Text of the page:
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OSPCA modifies euthanasia regulations for dogs in attacks, pit bull bans

The organization says it refuses to follow a law that does not align with its mission to protect animals

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The Ontario Society for the Prevention of Cruelty to Animals (OSPCA) has changed its policy on euthanasia of dogs involved in attacks and on enforcing the pit bull ban.

Though provincial law states certain circumstances may allow a court to order an animal be euthanized, the OSPCA says it will decline to enforce legislation conflicting with its mission to protect the welfare of animals.

One such piece of legislation is the Dog Owner’s Liability Act (DOLA). This law restricts ownership of pit bulls and allows destruction of dogs deemed by a judge to jeopardize humans’ or domestic animals’ safety.

DOLA is a piece of legislation focused on protecting people from animals,” OSPCA said in a statement.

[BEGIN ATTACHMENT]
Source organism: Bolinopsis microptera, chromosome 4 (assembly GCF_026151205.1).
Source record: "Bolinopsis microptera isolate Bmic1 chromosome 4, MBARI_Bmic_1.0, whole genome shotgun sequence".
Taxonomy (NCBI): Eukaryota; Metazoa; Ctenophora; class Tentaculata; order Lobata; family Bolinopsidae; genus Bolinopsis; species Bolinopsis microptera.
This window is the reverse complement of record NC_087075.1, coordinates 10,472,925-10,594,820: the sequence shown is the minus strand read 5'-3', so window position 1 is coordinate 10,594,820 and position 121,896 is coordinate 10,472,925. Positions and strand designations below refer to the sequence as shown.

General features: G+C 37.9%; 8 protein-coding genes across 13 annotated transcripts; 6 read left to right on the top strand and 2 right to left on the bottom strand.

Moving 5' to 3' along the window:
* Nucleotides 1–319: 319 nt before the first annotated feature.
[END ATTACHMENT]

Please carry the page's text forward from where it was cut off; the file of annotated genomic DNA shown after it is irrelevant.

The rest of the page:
“OSPCA’s mission is to prevent and protect animals from cruelty. DOLA is enforced by police and municipal animal control and enforcement has never been the focus of the society.”

According to an article by The Toronto Star, the only exception to this new decision will be in cases when euthanasia is ordered by a veterinarian and is deemed the most humane course of action for the animal.

In situations involving pit bulls without behavioural problems, the dogs will be transported out of province to a location where it is legal to own them.

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